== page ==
Cuban military internationalism was an aspect of Cuban foreign policy during the Cold War which emphasized providing direct military assistance to friendly governments and resistance movements worldwide. This policy was justified directly by the Marxist concept of proletarian internationalism and was first articulated by Cuban president Fidel Castro at the Organization of Solidarity with the People of Asia, Africa and Latin America in 1966. However, as an informal policy it had been adopted as early as 1959, shortly after the Cuban Revolution. It formed the basis for a number of Cuban military initiatives in Africa and Latin America, often carried out in direct conjunction with the Soviet Union and Warsaw Pact member states which provided advisory or logistical support. These operations were often planned by the Cuban general staff through an overseas headquarters known as an internationalist mission.
Military internationalism formed the crux of Cuba's foreign and military policy for almost three decades, and was subordinate only to domestic defense needs. Its support for resistance movements in Central America contributed to Cuba's diplomatic isolation in that region and was instrumental in triggering its suspension from the Organization of American States. Internationalist operations ranged from varying degrees of covert activity and espionage to the open commitment of combat troops on a large scale. The Cuban military presence in Africa was especially notable, with up to 50,000 troops being deployed to Angola alone. Castro justified the use of the armed forces on the African continent as a result of the debt Cuba owed Africa due to its participation in the Atlantic slave trade and the contributions patriotic black Cubans had made to the Cuban War of Independence.
Internationalist missions were perceived by the Cuban government as one means of combating the global influence of the United States by proxy, and Cuba's opponents during these efforts were often decried as American pawns. Likewise, the US government and its allies perceived the Cuban Revolutionary Armed Forces (FAR) as a Soviet proxy, and the use of internationalist missions as a means to indirectly increase Soviet military influence worldwide. There were also more practical reasons for deploying Cuban troops abroad, such as giving the relatively inexperienced armed forces combat experience across a wide range of theaters.
By the mid 1980s, a quarter of Cuba's total military strength was committed to its internationalist missions, fighting with socialist governments or factions in various civil conflicts. At least 200,000 Cuban citizens had served overseas with the FAR in a number of capacities. Military internationalism ended with the dissolution of the Soviet Union in 1990, which curtailed much-needed Soviet logistical and diplomatic support needed to sustain Cuba's foreign expeditions. The FAR terminated all its major overseas commitments between September 1989 and May 1991.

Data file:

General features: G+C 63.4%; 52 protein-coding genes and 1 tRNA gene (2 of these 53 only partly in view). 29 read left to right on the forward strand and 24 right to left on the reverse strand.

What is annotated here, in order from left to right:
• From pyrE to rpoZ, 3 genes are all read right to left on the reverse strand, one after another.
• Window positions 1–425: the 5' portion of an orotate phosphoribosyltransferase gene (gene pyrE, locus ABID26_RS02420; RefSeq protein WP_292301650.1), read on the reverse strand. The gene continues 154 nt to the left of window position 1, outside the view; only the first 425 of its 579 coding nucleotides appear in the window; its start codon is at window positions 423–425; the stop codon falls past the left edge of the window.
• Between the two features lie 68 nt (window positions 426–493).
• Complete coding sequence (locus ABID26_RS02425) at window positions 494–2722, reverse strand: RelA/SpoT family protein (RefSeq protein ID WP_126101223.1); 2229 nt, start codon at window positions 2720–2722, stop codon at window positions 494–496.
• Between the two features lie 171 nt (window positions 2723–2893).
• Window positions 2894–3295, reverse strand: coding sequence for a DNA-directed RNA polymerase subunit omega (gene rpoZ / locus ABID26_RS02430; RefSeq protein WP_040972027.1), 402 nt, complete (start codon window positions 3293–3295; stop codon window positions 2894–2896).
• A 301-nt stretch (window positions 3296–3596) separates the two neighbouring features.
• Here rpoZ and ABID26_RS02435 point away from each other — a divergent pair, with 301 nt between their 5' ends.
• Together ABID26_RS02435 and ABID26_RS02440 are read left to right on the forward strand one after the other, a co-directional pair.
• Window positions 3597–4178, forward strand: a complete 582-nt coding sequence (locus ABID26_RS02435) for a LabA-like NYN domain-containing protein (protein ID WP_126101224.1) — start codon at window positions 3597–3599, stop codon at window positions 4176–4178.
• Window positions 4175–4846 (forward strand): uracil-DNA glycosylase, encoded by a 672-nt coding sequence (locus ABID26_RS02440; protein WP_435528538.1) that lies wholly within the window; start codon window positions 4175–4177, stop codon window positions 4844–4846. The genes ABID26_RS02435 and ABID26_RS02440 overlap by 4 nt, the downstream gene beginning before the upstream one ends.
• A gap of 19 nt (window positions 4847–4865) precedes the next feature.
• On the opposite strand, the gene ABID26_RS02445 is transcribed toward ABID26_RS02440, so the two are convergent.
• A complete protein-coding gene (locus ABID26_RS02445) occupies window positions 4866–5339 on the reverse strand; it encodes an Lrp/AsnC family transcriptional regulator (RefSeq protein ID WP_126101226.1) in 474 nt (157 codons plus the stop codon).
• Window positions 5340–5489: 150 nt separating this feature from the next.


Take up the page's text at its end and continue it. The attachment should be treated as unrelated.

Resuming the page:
Following the success of the Cuban Revolution, the 26th of July Movement assumed power in Havana and began revising the country's foreign policy. Many of its leading members, including Fidel Castro, believed that Cuba held a special place in the vanguard of international revolutionary movements and began pursuing the active support of revolutionaries in other countries. Castro's interest in revolutionary causes extended beyond Cuba's shores, as he had previously participated in the 1948 Bogotazo riots and was sympathetic towards anti-government forces in the Dominican Republic. Support for revolutions abroad thus became an integral part of the radical new Cuban regime's policies, long before it embraced socialism or diplomatic relations with the Soviet Union.
On April 24, 1959, about 80 militants, including a number of Cuban revolutionaries, landed in Panama during a short-lived attempt to overthrow that country's government. The expedition failed and they were arrested after a skirmish with the Panamanian National Guard. Castro held the expedition had been carried out without his foreknowledge and denied all involvement. This led to the establishment of the so-called "Panama precedent", by which the Cuban government agreed that its support for revolution would not supersede relations with other states that were otherwise friendly (in this case, Panama). However, Castro reserved the right to intervene in any country plagued by tyranny or despotism.
The FAR officially recognizes 5 military interventions of Cuba, in Algeria, Syria, Congo, Angola and Ethiopia. However other sources expand the list including Nicaragua. This list only includes the sending of Cuban military personnel as regular forces recognized as belligerents between the States. Military invasions are added separately for coup purposes.
1975-1991: Regular Cuban forces enter Angola, in the mission called Operación Carlota (Operation Carlota), to support the communist government and participate in the Angolan Civil War and the South African Border War.
1977-1988: During the Ethiopian Civil War and the Ogaden War, Cuban troops entered into Ethiopia to support the Ethiopian socialist government and fight the Somali national liberation movement of the Ogaden.
1963 and 1967: Failed expeditions of the Cuban military to take power in Venezuela installing a Cuban-friendly government and ensure the supply of oil to the island. The Venezuelan government repelled the invasion by destroying the Cuban artillery installed in Venezuelan islands.